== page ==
CAIRO: Renowned clergyman Mohamed Jibril on Wednesday was banned from travelling to London; two days after the Ministry of Religious Endowment (Awqaf) banned him from giving sermons or leading prayers in all mosques nationwide.
The decision came days after Jibril prayed for God to avenge “unjust rulers, politicians, media-men” during a night prayer he led in the Cairo-based Amr Bin Al-As mosque Monday, Youm7 reported.
The Awqaf ministry said Jibril has violated the rules and that he “manipulated people’s feelings.”
Jibril used to lead the last three Taraweeh prayers; an extra prayers performed by Sunni Muslims at night in the Islamic month of Ramadan. The Ministry had approved his leadership of the prayer for 2015 Ramadan.
A security source told Youm7 that the travel ban decision is for only 72 hours only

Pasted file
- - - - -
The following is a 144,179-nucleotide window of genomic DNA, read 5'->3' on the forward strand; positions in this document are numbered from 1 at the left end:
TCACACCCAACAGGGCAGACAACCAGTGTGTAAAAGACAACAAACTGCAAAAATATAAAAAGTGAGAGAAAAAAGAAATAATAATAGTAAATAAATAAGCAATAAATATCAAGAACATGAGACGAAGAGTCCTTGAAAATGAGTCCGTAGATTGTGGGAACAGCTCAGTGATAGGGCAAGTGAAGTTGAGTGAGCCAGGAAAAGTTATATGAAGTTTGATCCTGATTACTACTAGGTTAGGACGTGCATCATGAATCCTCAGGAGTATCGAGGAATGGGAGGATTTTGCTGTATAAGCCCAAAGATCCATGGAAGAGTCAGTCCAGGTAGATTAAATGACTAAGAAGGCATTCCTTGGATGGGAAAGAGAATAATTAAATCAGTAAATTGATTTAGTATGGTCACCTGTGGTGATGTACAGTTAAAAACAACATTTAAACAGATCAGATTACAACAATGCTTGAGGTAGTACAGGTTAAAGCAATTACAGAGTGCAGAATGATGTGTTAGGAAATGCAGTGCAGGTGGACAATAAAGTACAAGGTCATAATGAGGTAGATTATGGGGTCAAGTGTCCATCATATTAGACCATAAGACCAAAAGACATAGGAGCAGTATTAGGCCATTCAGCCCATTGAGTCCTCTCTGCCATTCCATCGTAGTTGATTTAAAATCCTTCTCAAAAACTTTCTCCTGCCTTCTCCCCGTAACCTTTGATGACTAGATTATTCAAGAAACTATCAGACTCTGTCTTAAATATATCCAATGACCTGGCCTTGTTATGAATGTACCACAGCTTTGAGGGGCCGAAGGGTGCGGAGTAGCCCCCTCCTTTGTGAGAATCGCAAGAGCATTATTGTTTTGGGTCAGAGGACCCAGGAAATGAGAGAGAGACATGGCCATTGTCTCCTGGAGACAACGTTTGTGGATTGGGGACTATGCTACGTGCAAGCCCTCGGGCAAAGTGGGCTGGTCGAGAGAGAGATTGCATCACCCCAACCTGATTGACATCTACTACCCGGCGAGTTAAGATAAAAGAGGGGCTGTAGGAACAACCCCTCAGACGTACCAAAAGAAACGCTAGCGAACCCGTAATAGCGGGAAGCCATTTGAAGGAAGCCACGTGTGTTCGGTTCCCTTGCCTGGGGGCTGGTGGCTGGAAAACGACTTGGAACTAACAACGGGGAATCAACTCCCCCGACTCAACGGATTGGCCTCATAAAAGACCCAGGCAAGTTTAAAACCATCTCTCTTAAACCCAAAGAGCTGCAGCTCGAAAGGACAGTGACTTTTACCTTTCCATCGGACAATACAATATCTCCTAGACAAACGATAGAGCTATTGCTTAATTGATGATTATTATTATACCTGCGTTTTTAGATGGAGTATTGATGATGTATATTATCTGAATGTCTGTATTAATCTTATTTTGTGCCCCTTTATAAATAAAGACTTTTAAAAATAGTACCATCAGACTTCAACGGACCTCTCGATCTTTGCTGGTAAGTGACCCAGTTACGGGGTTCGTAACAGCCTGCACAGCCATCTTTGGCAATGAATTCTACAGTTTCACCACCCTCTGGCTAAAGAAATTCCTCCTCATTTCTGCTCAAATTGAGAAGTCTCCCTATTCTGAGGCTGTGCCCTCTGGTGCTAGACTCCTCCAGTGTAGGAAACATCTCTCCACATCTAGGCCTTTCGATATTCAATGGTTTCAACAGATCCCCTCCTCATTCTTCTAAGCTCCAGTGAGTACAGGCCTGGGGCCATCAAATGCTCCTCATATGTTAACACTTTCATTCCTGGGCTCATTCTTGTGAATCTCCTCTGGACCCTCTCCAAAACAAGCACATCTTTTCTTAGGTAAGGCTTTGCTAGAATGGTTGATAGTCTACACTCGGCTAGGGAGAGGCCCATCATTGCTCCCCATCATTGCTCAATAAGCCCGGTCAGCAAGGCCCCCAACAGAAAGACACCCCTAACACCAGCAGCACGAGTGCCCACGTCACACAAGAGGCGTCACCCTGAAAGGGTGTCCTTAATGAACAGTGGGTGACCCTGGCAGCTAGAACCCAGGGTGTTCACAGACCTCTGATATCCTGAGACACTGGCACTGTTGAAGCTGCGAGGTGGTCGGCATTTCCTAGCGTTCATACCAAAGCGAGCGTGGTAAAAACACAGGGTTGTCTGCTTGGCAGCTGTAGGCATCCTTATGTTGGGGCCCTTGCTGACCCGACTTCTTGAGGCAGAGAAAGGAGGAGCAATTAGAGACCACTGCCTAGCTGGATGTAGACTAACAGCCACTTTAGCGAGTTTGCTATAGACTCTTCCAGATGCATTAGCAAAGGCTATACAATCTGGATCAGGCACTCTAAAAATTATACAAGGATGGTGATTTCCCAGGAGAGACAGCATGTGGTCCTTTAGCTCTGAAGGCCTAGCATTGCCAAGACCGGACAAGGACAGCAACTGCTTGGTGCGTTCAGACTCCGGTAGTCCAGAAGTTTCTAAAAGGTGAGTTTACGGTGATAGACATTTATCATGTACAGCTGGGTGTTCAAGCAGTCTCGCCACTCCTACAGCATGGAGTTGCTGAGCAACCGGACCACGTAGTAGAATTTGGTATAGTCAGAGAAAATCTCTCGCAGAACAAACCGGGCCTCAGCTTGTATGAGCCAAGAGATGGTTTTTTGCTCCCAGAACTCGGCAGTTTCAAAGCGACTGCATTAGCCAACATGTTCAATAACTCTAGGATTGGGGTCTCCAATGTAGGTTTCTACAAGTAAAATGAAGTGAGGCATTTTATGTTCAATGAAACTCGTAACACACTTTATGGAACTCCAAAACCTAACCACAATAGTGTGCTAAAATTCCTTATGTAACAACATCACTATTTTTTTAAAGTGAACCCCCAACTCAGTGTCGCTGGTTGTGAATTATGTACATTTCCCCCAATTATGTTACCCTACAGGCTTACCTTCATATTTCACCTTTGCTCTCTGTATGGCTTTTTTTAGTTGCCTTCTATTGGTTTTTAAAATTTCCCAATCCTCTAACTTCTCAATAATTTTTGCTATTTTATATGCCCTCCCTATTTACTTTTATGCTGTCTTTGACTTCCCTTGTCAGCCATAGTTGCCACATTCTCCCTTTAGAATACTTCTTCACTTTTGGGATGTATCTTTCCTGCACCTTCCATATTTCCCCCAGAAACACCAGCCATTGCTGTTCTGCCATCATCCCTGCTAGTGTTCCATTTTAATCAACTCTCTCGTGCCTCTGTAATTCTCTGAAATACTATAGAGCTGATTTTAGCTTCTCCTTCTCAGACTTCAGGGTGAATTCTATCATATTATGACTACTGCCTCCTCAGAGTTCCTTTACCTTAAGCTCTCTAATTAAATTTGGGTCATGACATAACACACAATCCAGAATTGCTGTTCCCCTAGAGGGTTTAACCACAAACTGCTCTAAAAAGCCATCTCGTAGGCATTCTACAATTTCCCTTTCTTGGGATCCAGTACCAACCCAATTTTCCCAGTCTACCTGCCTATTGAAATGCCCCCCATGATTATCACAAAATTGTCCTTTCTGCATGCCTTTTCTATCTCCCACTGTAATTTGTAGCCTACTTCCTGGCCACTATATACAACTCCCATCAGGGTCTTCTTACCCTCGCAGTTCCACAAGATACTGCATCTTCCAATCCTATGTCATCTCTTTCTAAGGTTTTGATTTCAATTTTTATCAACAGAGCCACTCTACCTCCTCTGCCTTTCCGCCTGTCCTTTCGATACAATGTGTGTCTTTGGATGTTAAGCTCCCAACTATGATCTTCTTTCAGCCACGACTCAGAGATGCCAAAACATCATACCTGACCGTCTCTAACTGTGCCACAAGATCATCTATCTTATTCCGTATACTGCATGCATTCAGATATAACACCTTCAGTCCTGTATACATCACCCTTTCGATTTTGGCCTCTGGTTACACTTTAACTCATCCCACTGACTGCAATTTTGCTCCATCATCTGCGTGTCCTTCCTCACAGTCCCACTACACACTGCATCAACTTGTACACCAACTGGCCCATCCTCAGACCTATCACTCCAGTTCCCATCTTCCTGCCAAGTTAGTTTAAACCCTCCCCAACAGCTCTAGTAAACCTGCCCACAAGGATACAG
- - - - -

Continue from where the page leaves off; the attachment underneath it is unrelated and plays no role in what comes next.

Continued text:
The ministry will ask all countries to not host Jibril or allow him to lead prayers in their mosques, Awqaf Minister Mohamed Mukhtar Gomaa said in a talk show aired on Sada al Balad TV channel Wednesday.
The well-known Imam is used to travel to many countries to lead prayers and give religious lessons and sermons in great mosques.
Jibril’s ban was issued according to recommendations from the ministry’s inspectors who hold the judicial arrest power, Gomaa said. In October, 2014, the Ministry of Justice has granted the judicial arrest power to the ministry to prevent using mosques in political purposes.
On his Twitter account, Director of the Arab Network for Human Rights Information (ANHRI) Gamal Eid said that although he is against using religious faith for political aims, the decision to ban Jibril from traveling is “unfair.”
In order to prevent Imams, allegedly belong to the outlawed Muslim Brotherhood group from using mosques for political purposes, the Ministry of Endowment has put a unified theme for the weekly Friday prayer, AP reported March 4.
In late 2013, the Ministry sacked 55,000 imams who “did not hail from the state-controlled Al-Azhar University,” AP added.